lipcare

Why do some lipsticks irritate the lips and mouth?

Normally this is because of a condition called Cosmetic Dermatitis which results when an individual develops sensitivity to certain ingredients (such as dyes in lipsticks or flavouring agents). Allergies are unpredictable and can happen when using well-manufactured products made by reputable companies and can occur from an ingredient in a product you have used for years.

Why do people get pigmentation just around their mouth?

This is often due to photosensitivity either from an internal condition or from something being applied to the skin which causes a reaction when exposed to sunlight. It often results from past exposure to photoactive chemicals found in certain medications, supplements or cosmetics.

The symptoms resemble sunburn: redness, pain, burning or swelling. This may happen with even brief sun exposure soon after the application of a lipstick or other cosmetics. It’s important to discontinue use of the cosmetic or chemical triggering the reaction immediately. The application of a lip care product containing SPF15+ is highly recommended.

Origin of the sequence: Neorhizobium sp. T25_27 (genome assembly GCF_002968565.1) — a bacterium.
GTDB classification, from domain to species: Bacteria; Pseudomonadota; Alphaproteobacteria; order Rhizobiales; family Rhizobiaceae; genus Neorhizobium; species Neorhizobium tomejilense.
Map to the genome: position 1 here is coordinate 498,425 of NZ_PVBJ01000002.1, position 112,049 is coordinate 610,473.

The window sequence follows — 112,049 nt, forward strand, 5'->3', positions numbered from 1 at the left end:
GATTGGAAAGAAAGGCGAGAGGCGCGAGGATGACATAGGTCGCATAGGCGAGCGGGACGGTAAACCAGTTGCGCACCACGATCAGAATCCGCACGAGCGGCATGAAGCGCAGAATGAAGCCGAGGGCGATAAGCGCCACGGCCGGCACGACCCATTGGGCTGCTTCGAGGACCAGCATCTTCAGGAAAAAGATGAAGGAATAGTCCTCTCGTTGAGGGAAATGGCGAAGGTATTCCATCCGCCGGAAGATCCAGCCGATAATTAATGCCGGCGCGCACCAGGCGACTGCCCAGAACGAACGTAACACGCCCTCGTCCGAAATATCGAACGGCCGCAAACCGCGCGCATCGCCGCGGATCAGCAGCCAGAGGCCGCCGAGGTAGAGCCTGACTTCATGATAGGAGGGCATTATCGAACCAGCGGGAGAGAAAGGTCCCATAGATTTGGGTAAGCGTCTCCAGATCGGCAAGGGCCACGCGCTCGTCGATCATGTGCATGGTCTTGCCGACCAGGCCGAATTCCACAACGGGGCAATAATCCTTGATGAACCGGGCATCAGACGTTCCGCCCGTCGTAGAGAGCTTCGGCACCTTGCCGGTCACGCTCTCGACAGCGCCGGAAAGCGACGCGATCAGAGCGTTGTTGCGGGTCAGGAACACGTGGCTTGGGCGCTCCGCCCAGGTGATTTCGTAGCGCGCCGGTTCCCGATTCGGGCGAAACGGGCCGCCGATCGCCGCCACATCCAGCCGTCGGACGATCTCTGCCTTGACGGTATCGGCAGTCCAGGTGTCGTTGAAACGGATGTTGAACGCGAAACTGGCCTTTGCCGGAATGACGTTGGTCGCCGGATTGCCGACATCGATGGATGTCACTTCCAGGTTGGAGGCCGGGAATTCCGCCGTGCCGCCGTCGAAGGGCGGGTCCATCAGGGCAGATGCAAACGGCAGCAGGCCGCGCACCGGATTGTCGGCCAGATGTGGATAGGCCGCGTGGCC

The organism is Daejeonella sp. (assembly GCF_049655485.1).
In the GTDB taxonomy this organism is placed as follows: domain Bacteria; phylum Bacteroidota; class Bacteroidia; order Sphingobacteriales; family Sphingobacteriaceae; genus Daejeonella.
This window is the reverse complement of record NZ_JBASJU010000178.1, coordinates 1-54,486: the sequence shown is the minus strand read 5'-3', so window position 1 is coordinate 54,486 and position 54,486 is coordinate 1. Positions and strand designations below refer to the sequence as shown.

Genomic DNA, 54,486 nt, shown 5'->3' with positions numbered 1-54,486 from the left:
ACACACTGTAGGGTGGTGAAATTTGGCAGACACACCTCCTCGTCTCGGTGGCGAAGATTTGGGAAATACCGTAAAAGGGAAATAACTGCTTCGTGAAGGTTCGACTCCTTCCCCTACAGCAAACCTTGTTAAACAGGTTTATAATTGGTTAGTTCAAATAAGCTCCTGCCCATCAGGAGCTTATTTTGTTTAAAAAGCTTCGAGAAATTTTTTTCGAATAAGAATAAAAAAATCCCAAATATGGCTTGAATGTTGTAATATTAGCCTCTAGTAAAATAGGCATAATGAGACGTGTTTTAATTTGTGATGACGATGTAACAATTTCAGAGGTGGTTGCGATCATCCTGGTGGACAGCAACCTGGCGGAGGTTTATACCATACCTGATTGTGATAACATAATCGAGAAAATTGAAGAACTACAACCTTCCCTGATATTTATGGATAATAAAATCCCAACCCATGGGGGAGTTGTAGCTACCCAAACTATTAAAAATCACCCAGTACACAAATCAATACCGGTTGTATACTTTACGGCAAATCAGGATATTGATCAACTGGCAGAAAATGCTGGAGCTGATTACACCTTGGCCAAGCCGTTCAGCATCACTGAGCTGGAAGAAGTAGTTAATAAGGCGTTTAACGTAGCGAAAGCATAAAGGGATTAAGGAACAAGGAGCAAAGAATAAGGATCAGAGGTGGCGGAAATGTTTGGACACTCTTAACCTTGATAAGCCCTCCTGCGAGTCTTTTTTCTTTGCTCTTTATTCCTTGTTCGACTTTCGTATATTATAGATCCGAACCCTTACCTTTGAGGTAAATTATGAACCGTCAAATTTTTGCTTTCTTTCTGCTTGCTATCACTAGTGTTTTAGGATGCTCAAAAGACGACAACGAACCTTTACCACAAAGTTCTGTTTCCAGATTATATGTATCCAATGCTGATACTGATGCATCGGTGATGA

“A lipstick can last for years!”

Actually it can’t, you’ll need to be strong and throw out all your favourite discontinued colours as the average shelf life of a lipstick is normally about 12 months. You can get an allergy because your lipstick is too old! For hygiene purposes wash you brush/applicator at least twice a week and never share your lip gloss/stick with friends – unless you want their cold sore or their bacteria!

Should you wear a lip balm as well as your lipstick?

Yes, it’s a great idea. Lip balm works best when worn under lipstick; they normally contain protective and moisturising ingredients. Using a balm under your lipstick will improve the application as the colour will go on more evenly and the lipstick should last much longer and is less likely to dry out the lips.